Robert Boyle once wrote in one of his papers:
That, then, which I chiefly aim at is to make it probable to you by experiments (which I think hath not yet been done) that almost all sorts of qualities, most of which have been by the Schools either left unexplicated, or generally referred to I know not what incomprehensible substantial forms, may be produced mechanically – I mean by such corporeal agents as do not appear either to work otherwise than by virtue of the motion, size, figure, and contrivance, of their own parts
— Selected Philosophical Papers of Robert Boyle [On Google Books]
I have several difficulties regarding the meaning and grammar of above-mentioned passage:
The best way I can understand I know not is as a parenthetical phrase. Is that correct? Why not I don’t know? Even so I could not make a proper sense of the sentence. There should be something referring in the phrase generally referred to I know not what incomprehensible substantial forms to the outer which, but here it seems that there is no such reference.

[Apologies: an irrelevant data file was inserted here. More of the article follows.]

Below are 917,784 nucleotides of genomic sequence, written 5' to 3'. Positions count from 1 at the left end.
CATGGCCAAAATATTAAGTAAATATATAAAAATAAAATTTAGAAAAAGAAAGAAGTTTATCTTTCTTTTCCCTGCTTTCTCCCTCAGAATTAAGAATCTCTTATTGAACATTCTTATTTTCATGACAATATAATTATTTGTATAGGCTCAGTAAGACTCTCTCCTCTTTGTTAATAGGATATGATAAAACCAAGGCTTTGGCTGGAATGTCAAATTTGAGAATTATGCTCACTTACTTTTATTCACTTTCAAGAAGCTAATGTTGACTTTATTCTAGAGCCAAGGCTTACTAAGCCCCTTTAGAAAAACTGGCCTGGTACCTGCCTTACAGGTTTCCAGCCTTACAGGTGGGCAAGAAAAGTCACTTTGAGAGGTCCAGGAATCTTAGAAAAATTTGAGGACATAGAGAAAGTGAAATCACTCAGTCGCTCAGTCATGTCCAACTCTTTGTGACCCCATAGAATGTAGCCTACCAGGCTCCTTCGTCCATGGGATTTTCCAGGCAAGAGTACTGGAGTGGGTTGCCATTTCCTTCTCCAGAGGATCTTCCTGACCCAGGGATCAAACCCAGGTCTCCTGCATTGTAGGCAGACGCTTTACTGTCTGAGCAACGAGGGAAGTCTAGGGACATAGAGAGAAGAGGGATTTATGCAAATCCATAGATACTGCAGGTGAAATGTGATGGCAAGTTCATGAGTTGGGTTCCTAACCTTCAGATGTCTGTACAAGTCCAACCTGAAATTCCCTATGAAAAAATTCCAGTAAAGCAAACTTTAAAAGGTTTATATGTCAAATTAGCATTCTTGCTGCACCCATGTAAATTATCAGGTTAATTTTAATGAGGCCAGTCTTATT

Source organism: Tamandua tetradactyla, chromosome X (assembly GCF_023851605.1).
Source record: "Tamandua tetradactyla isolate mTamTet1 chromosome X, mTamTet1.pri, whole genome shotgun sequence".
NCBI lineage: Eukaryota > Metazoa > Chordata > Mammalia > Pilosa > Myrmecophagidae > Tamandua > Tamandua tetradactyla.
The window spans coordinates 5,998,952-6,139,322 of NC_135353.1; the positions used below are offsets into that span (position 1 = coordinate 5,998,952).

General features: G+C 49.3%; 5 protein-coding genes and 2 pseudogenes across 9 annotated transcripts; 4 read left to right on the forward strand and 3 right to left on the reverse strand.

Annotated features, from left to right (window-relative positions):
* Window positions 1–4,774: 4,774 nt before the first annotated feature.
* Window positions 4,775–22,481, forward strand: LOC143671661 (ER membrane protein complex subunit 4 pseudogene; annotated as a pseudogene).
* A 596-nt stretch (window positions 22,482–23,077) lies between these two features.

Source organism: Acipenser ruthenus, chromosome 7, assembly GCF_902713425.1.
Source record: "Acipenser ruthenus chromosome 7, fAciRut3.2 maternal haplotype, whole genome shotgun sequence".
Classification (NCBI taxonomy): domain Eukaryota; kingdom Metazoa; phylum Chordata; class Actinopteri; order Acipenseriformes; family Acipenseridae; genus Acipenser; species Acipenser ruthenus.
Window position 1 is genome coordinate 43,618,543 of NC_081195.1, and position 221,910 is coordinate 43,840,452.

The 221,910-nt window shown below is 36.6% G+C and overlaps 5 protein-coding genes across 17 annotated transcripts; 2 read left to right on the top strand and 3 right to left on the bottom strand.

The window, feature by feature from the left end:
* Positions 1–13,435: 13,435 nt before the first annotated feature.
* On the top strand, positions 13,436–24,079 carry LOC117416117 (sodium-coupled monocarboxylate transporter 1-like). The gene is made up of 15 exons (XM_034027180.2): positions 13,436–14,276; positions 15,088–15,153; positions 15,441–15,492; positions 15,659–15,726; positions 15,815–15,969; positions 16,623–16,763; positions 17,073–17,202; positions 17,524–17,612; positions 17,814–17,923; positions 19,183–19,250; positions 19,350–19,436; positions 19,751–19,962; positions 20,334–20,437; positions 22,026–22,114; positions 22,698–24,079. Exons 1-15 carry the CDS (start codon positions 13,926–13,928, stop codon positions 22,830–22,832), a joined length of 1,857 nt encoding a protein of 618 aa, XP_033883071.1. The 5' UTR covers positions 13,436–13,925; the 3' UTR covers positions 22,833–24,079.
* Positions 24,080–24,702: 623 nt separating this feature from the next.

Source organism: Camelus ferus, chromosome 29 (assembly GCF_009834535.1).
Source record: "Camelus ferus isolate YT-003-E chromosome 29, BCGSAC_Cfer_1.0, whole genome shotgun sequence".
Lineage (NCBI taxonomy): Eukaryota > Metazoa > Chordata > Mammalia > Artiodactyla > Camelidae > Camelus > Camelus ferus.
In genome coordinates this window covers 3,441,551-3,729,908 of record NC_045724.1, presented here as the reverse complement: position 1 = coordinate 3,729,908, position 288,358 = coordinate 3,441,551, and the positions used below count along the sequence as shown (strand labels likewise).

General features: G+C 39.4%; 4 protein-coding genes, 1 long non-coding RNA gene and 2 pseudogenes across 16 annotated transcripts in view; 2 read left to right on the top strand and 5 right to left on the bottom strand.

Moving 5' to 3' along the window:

In the next sentence we read such corporal agents as do not …. I think there is a subject omitted in this case: such corporal agents as that which do not …. Is that correct? Is there a general rule regarding this omission?
It’s preferable to ask your questions separately, rather than all together, but I will endeavour to answer.
I know not is the older form of I do not know. I’m not sure when it really went obsolete (you occasionally find it in 19th century writing, but I think it was archaic then). It’s not a parenthetical phrase, but (part of) an adjectival phrase modifying “incomprehensible insubstantial forms”: “I don’t know what kind of … forms”. Here it’s really a rhetorical flourish meaning “various”, with a connotation of disapproval: maybe something like “outlandish” or “ridiculous” catches the meaning.
“Generally referred to” refers back to “qualities”. The Schools either leave the qualities unexplained or refer them to those ridiculous insubstantial forms.
“Such NP as VP” is another literary trope, not obsolete but now rare. “As” has the force of a restrictive relative pronoun. Your paraphrase is accurate, but I would probably say “Those corporeal agents that do not … “
Source : Link , Question Author : Kaveh , Answer Author : Colin Fine